Amazing Patagonia - Perito Moreno Glacier
Trip Start Oct 06, 2010
14Trip End Dec 14, 2010
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Where I stayed
Situated at the base of the Andes, Patagonia, this town lives up to expectations. Named after a beautiful wild Patagonian bush with yellow flowers and blue berries, this town has a wild and rugged feel to it. Surrounded by dramatic mountains and living on the edge of the beautiful Lake Argentino, it does not fail to astound. It draws many types of people from those seeking adventure, to those just wanting to escape the hustle and bustle of city life.
After our disappointing experience in Puerto Iguazu, our hostel (i Keu Ken) was fantastic. Named after the owners forefathers, the hostel integrates the culture and heritage of the local indigenous Indians. The staff were so friendly and helpful. We were given our own cabin, with amazing views over-looking the town and lake
Along with the apartment came our own resident dog! We fell in love with this dog, called Blocky, instantly. A cross-breed, it was the size of a bear but was as soft as butter. It slept outside our door each night, and happily greeted us with a wagging tail each morning when we arose. Blocky would come on walks with us each day, showing us around town, and introducing us to all the neighbourhood dogs. In Argentina dogs are ubiquitous. There are two types - those that happily roam the streets freely and those that do not (due to restrictions placed on them by their owners). The latter being very territorial and also very bad-tempered, due to this fact. Blocky fell into the former category, a free spirit. He took great delight in showing us how he would tease these dogs by encroaching on their territory, and then making a quick get-away. Very amusing!
On the first day we had a brief look around town, and also went to see the nature reserve and wetlands. Here we saw many pink flamingos and other types of migratory birds.
On Friday morning we awoke early. We had booked ourselves on a trip to Los Glaciares National Park to see the Perito Moreno Glacier. We arose early at 6 am to be picked up by the tour operator and transported 40 miles to the glacier. On the bus were the usual types of backpacker, but on the back row were a group of 4-5 guys, spread-eagled over the seats, singing Gaelic songs. We decided to avoid them. We settled into our seats, and an hourīs drive later the bus started approaching the south face of the glacier. Here we started to catch glimpses of the glaciers brilliant white colour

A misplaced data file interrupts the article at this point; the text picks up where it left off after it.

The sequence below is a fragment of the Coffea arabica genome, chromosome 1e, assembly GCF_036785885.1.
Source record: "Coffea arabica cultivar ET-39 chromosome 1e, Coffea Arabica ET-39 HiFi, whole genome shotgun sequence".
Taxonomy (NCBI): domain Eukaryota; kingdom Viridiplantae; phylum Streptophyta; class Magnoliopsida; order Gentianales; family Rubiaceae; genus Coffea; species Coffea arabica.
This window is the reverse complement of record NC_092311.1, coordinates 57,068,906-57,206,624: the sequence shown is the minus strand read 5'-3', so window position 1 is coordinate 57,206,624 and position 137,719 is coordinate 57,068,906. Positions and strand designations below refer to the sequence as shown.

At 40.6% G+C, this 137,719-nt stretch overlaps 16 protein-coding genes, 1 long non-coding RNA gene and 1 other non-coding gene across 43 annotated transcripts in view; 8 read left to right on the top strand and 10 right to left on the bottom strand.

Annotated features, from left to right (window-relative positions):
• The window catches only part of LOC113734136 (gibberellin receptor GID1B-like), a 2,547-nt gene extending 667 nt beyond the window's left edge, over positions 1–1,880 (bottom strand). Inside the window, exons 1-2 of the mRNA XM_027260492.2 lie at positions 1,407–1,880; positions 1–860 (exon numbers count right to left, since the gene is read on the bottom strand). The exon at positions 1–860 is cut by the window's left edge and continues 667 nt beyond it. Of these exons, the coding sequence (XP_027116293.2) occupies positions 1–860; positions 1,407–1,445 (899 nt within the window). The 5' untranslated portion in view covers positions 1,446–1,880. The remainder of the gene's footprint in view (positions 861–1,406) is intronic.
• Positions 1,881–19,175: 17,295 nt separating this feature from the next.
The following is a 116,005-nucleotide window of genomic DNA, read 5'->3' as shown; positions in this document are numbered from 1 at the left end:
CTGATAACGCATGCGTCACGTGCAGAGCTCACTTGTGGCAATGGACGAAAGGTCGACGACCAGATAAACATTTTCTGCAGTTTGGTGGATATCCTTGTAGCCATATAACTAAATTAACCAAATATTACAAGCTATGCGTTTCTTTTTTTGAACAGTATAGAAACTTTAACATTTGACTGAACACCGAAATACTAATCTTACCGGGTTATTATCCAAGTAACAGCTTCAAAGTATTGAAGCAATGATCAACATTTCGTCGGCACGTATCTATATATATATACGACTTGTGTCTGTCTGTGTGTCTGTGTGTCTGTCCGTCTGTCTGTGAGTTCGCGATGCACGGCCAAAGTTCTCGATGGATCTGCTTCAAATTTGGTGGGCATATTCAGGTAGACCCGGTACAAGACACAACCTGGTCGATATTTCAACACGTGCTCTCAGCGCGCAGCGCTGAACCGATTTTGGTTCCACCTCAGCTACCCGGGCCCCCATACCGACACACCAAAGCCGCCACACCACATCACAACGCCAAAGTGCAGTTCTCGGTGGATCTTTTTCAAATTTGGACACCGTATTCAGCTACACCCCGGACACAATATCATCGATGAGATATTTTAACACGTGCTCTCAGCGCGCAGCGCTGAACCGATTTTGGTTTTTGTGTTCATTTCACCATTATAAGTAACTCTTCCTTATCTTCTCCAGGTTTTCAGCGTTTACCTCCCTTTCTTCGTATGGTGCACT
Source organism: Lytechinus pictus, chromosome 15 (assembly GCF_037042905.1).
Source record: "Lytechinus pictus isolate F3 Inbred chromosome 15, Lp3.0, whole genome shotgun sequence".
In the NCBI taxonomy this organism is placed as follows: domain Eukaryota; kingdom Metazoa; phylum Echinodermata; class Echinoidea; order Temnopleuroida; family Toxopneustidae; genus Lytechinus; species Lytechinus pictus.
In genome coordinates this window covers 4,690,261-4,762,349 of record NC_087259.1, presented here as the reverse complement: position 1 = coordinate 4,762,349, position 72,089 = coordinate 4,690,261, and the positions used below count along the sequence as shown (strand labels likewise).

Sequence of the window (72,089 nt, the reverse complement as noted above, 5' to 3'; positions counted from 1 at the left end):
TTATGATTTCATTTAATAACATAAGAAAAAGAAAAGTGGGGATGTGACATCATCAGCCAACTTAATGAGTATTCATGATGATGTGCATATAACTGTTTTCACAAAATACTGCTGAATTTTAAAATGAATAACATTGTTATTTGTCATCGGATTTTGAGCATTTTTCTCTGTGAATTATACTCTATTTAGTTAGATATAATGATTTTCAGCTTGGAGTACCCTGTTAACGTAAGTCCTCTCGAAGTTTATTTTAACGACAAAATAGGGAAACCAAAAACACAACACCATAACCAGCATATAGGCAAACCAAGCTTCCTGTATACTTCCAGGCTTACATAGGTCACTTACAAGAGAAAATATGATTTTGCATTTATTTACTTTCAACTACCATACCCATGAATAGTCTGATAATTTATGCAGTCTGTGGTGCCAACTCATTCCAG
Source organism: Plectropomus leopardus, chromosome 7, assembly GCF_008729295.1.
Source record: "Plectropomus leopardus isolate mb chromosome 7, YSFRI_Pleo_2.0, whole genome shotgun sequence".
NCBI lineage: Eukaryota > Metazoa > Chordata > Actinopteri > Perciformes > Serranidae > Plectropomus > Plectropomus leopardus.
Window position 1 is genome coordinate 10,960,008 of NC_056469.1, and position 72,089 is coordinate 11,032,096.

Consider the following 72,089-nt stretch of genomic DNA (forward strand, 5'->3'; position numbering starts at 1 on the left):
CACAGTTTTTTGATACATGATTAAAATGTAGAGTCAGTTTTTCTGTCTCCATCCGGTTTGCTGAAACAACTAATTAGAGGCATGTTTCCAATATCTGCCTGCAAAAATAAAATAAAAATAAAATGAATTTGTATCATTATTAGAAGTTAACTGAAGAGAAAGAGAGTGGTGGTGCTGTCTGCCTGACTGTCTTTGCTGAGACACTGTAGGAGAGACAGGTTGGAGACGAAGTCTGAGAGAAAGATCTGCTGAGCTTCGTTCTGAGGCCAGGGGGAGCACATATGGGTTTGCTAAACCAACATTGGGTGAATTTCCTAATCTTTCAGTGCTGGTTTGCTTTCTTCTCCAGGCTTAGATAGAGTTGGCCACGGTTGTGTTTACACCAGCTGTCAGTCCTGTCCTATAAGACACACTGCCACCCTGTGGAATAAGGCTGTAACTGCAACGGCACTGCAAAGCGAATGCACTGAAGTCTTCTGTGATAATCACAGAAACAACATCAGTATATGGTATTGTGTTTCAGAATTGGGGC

After taking photos for about an hour we were driven to a boat that ferried us to a nearby island. Here we alighted and were met by the expedition leaders. We were split into two groups - the English group and the Spanish group, based on the language spoke - this prompted remarks from the group of 4-5 Irish guys. "Weīre not f**king English" they said. We were then led to an area close to the glacier where we were given crampons and harnesses in preparation for our Big Ice trek across the glacier. Everyone was wearing all the correct gear, ready for the sub-zero temperatures including hiking boots, thermal layers, fleeces, merino wool scarves, thinsulate gloves etc...except of this particular group of guys who came wearing trainers, jogging pants, leather jackets and no gloves! Again we were split into two groups for the 5 hour ice trek. We made sure we were didnīt end up in the wrong group i.e
We given a safety lesson about walking in a single line, listening to instructions carefully, and making sure we donīt fall down any of the hundreds of 300 ft crevasses! The guides took us on the most amazing trek, that took us to see the most stunning blue sink holes and crevasses, the most striking cathedral sized ice formations, and to the most breath-taking place I have ever eaten lunch. The glacier is the most stable glacier in the world and is moving at a rate of 3 metres a day. Some of the deep compacted ice can be up to a thousand years old. Walking on top of it felt like a real privilege.
Towards the end of the expedition the two English speaking groups crossed paths. Our group was following the advice of the tour leaders and walking in single file...the other group containing the group of guys were all walking in one big stumbling huddle. It turned out that this group of Irish guys had decided to bring bottles of whiskey to keep themselves warm, rather than suitable winter clothing!
Whilst on the trek we met a couple from Australia, who it turned out grew up just around the corner from Carla in Melbourne
On the Sunday, we decided to have a rest day, uploading photos, sorting out washing and admin, going for a walk with Blocky, laughing at Blocky chasing cars, and generally contemplated how lucky we were to be in Patagonia!